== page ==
Engaging Civil Society to Make a Difference in Situations of Fragility, Conflict and Violence

April 19, 2017

Civil Society Policy Forum
April 17 – 21, 2017
World Bank Group / IMF 2017 Spring Meetings


Wednesday, April 19, 2017 | 2:00-3:30PM | I2-220 | 1850 I St., NW 

This event will not be livestreamed. Visitors that want to attend who do not yet have a Spring Meetings accreditation should email GPSA@worldbank.org by April 18, 5PM (EST) to obtain a Visitor Pass.

Opening Remarks
Debbie Wetzel
Senior Director, Governance Global Practice, World Bank

Sam Worthington
CEO, InterAction

Colin Bruce
 Senior Advisor, Fragility, Conflict & Violence, World Bank

Markus Kostner
Global Lead, Social, Urban, Rural, and Resilience Global Practice, World Bank

Izabella Toth
Senior Policy Strategist, Cordaid

Emma Arcodia
West Africa Program Development Coordinator, Search for Common Ground

This panel discussion will consider mechanisms for productively engaging with civil society in situations of fragility, conflict and violence. Using case examples and theories of change, the session will discuss how social accountability and citizen engagement can address some of the drivers of fragility and contribute to long term stability; how these approaches can strengthen institutional capacities, build citizen trust in government and state legitimacy, and improve delivery of basic services, and more.



Debbie Wetzel, a U.S. national with more than 25 years of experience in development work around the world, is the World Bank Senior Director for Governance since April 4, 2016. Ms. Wetzel was previously Director of Strategy and Operations for the Middle East and North Africa Region and prior to that served as Country Director for Brazil, from March 2012 until July 2015. Ms. Wetzel was the World Bank Group’s Chief of Staff to the World Bank President from 2010 to 2012. She has also served as Director for Governance and Public Sector, directing the Bank's work on taxation, public expenditures, decentralization, public sector reform and strengthening, governance and anti-corruption. From 2006 to 2009, she led the World Bank’s Economic and Public Sector Programs in Brazil, based in Brasilia. During that period she developed numerous programs with state and federal governments to help improve the effectiveness of public expenditures and achieve better results. Ms. Wetzel began her career at the World Bank in 1986 as a Consultant, joining the Young Professionals Program in 1993. She also worked at the Centre for the Study of African Economies in Oxford England in the early 1990s. During her career, she has worked in Central and Eastern Europe, Ghana, Hungary, Ukraine, Vietnam, Russia, the former Soviet Republics, West Africa and Zambia. Ms. Wetzel has a Doctorate in Economics from the University of Oxford and a Masters in International Studies from Johns Hopkins University, School of Advanced International Studies. Her BA is from Smith College. She is the author of publications on fiscal decentralization, public finance, governance, and sub-national affairs.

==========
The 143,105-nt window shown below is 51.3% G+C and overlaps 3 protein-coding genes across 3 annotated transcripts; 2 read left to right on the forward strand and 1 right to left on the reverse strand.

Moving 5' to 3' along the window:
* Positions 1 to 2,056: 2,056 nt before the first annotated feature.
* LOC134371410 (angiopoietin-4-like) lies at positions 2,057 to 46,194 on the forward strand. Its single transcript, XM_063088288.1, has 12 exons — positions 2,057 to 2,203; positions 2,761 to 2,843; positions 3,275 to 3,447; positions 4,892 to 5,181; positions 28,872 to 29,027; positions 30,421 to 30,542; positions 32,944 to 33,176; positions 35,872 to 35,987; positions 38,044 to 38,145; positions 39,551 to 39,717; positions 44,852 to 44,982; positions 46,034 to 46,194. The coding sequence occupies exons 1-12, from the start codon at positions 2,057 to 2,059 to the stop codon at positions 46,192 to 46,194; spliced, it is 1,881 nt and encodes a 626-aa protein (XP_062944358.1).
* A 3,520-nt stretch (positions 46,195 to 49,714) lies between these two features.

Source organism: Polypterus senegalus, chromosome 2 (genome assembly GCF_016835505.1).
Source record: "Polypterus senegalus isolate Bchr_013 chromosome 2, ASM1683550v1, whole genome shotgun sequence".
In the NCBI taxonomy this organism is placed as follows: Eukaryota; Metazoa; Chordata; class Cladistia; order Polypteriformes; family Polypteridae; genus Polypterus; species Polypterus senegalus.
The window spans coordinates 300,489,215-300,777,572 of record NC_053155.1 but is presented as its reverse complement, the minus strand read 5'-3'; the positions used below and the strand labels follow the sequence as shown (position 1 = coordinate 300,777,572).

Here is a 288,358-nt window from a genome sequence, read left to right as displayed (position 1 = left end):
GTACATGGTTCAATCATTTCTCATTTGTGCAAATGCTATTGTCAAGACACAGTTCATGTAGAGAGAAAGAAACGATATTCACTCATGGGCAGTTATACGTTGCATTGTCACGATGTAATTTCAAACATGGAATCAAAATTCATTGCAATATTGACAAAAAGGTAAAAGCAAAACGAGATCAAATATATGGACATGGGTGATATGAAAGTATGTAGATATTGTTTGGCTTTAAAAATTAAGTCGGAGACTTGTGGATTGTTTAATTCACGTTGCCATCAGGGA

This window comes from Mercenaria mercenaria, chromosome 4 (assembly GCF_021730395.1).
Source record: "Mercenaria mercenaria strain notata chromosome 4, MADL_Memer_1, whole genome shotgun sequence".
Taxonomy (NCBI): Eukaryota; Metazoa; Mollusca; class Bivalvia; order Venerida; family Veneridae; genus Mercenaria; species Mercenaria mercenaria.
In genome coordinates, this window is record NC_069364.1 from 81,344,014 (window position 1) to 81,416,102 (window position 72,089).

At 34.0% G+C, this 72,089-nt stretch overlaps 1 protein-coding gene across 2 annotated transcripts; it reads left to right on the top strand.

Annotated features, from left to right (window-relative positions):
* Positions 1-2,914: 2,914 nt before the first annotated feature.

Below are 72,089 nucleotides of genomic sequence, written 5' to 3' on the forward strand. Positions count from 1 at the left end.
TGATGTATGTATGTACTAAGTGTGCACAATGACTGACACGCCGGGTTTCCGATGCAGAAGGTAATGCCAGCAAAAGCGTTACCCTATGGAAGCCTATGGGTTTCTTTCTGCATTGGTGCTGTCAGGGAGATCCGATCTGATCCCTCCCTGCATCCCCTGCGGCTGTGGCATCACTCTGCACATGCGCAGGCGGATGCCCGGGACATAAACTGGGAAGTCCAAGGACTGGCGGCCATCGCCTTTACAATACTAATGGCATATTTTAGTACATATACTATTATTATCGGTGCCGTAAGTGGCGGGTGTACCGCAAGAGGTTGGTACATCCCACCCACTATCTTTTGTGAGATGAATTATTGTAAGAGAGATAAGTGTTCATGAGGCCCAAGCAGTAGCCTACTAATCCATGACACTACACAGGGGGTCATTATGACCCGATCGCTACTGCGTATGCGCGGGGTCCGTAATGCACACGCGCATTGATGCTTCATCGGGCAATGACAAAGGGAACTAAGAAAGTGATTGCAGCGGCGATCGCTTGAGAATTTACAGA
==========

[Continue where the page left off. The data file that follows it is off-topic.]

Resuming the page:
Sam Worthington is chief executive officer of InterAction, the largest U.S. alliance of nongovernmental international organizations, with more than 220 members and partners. Sam leads the U.S. NGO sector’s engagement at the highest levels with the UN, governments, and civil society groups around the world. He has testified before the U.S. Congress, routinely consults with the administration, speaks to boards and at universities, and is a regular contributor on numerous major national and international media outlets. Previously, Sam served as chief executive officer of Plan International USA (1994-2006), a large child-focused development NGO. Sam also sat on Plan’s global executive management team and chaired Plan’s national CEO team. Sam is a member of the Council on Foreign Relations; serves on the Advisory Committee for Voluntary Foreign Assistance (ACVFA) at USAID and the Inter-Agency Standing Committee (IASC) at the UN; and sits on the boards of the Center for Disaster Philanthropy, Van Leer Group Foundation, CIVICUS, and The Alliance to End Hunger. His numerous leadership roles include serving on the White House Task Force on Global Development and Poverty, working as a founding board member of the ONE Campaign, chairing the global NGO Impact Initiative on behalf of UN Special Envoy for Tsunami Recovery Pres. Bill Clinton, and serving on the steering committee of the NGO Leadership Forum at Harvard University. Recently, he was a resident fellow at the Rockefeller Foundation’s Bellagio Center. Sam holds a master’s degree with distinction from the Middlebury Institute of International Studies and a bachelor’s degree from the University of Vermont. As a Fulbright scholar he completed postgraduate research at the Institut Universitaire des Hautes Etudes Internationales in Geneva, and as a midcareer professional, an executive leadership program at the Harvard Business School. Among other awards, he has an honorary doctorate.